Along with the scepticism has come a spirit of independence. Because we felt that past efforts now don’t work, and have felt disappointment many times at the lack of results (possibly having then allowed that disappointment to become discouragement, which is a heart matter), we’ve lost hope that we might be able to become effective again, and some have also given up on trusting other people to bring leadership to outreach efforts, because they don’t believe there is anywhere profitable we could be led. Many a church has lost its capacity to risk. We’d rather ‘do our own thing’ because it’s safer. At least this way we can control what we invest in, because we’ve felt let down too many times. While we may indeed have felt let down many times following efforts that may not have appreciated the cultural changes that have taken place, such an attitude places us in danger of not seeing things that are good. We are closing our eyes to a world of possibilities, focusing only on what we can do ourselves, by ourselves. We have become handicapped! We have lost sight of all God could do.
I believe that this ‘Because we care’ series (the book and DVD set) is a beginning point. If we could affirm the values and manner behind an approach that does work in our culture, then we could get evangelistic preaching and teaching back on the radar of our pastors for some focus through the pulpit. Our members could all then gain confidence and skills through their pastors teachings and encouragements, and a general culture of contextualised personal evangelism could reemerge. If the Christian Church loses it central message of love and hope and salvation through Jesus, what has it got left to offer that is unique? New leaders with gifts in evangelistic things will emerge from within this paradigm. Maybe God will give them vision and faith to again go beyond the walls of our churches to connect the message of the Gospel with those whom God loves, and whom our church structures cannot reach.
…and we could all partner with them, because our renewed hope would have opened the way for us to give trust again (noting that trust always comes with a risk), because we’d not have defined more clearly why we do believe in the potential effect of one kind of effort as compared to another. We’d have a framework from which to assess the potential relevance of a particular effort.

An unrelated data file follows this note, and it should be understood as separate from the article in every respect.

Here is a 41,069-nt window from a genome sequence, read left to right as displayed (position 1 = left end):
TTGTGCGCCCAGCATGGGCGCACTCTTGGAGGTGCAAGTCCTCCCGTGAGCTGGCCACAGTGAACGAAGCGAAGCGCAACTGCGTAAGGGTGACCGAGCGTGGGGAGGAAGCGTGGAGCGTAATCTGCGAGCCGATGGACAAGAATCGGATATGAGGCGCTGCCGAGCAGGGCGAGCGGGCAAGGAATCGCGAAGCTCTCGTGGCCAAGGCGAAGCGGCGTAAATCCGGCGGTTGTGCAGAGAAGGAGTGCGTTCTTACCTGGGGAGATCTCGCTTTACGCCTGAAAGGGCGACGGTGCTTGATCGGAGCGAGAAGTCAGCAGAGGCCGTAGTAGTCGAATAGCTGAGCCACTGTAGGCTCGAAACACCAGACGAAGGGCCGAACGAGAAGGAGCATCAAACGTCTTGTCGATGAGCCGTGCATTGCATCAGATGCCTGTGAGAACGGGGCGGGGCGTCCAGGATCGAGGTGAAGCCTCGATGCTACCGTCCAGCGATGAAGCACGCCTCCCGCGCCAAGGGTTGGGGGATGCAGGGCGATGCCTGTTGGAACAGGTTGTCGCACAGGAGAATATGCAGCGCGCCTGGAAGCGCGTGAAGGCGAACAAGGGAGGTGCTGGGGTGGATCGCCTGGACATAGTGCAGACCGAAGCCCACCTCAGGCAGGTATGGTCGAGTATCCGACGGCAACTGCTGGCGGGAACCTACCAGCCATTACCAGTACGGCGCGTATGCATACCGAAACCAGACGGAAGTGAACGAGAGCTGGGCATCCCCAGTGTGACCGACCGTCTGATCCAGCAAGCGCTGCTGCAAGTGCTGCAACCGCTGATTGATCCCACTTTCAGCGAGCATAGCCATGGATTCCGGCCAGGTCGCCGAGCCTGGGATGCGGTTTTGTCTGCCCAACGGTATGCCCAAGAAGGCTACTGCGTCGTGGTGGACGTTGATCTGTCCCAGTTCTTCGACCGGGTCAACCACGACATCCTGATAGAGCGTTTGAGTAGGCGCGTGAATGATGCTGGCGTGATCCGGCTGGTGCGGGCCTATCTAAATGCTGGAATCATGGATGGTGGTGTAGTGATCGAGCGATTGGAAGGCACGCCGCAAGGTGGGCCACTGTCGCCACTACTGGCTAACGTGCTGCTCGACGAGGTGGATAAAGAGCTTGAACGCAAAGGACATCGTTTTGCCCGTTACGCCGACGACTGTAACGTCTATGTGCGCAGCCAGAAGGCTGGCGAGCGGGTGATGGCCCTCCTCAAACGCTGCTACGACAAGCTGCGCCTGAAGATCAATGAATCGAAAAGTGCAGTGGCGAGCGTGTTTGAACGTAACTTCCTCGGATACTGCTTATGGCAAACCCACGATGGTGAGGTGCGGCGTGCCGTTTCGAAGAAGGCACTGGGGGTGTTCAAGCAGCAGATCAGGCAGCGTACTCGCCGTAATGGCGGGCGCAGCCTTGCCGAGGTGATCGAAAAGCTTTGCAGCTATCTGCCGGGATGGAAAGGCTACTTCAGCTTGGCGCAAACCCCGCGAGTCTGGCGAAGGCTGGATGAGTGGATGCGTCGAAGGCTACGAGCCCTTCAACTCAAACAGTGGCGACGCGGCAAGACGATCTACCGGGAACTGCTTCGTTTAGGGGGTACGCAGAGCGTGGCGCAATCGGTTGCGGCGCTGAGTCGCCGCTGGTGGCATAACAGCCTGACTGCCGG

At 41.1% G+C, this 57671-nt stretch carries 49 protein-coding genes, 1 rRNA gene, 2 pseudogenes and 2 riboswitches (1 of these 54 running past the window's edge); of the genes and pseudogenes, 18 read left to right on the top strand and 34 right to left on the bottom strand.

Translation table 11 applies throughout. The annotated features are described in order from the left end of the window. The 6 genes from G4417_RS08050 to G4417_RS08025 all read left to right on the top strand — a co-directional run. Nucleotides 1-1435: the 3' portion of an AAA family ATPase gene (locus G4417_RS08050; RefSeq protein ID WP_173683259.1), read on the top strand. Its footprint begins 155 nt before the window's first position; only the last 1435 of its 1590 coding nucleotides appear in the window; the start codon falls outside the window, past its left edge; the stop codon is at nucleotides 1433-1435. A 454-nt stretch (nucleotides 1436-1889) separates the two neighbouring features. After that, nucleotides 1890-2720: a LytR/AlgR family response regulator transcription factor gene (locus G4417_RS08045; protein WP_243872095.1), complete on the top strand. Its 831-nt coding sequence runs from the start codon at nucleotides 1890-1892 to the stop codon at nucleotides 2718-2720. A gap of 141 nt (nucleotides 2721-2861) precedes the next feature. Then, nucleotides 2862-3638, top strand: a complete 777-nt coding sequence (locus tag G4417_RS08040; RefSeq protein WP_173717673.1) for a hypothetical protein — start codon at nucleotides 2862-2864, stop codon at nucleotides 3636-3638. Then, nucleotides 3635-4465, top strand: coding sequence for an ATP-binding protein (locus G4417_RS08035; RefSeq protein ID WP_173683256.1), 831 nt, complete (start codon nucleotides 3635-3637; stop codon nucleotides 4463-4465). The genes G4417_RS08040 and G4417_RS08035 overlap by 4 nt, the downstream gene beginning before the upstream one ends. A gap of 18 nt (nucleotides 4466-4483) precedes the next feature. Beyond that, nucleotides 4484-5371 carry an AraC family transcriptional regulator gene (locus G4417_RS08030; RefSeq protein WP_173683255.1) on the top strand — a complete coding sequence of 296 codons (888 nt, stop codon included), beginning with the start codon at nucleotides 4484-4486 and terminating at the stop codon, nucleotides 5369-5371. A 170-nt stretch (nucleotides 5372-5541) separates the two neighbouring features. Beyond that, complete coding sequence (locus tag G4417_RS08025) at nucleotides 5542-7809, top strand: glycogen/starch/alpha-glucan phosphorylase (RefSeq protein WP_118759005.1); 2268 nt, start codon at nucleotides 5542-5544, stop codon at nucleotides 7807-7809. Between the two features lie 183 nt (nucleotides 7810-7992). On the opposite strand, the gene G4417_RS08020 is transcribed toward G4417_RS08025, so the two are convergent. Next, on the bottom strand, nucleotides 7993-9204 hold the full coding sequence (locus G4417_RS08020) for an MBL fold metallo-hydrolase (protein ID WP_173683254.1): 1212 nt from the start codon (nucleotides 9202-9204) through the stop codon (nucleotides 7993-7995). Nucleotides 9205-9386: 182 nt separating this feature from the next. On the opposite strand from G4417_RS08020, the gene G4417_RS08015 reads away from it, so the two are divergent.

Summary: In the West, people aren’t closed to discussions about spiritual things – they just don’t want to be preached at. As we rediscover the art of talking about spiritual things with people in our culture, we will find that there are many opportunities out there. If we will motivate and equip our church members through our pulpits the effect could become wide: At the end of it all we could find new hope together for our outreach efforts.
This is a significant beginning, because some will certainly arise from amongst this who have a special passion and ability in communicating the Gospel winsomely, and we will be better able to appreciate what they could offer and so will see the importance of supporting them in their efforts. It could be a new dawn for our outreach efforts – and its a dawn that is sorely needed.
There are a world of people out there who are beyond both the walls of our churches and friendship-circles of our members. They are spiritual people too. It is a world of opportunity if we can but see it!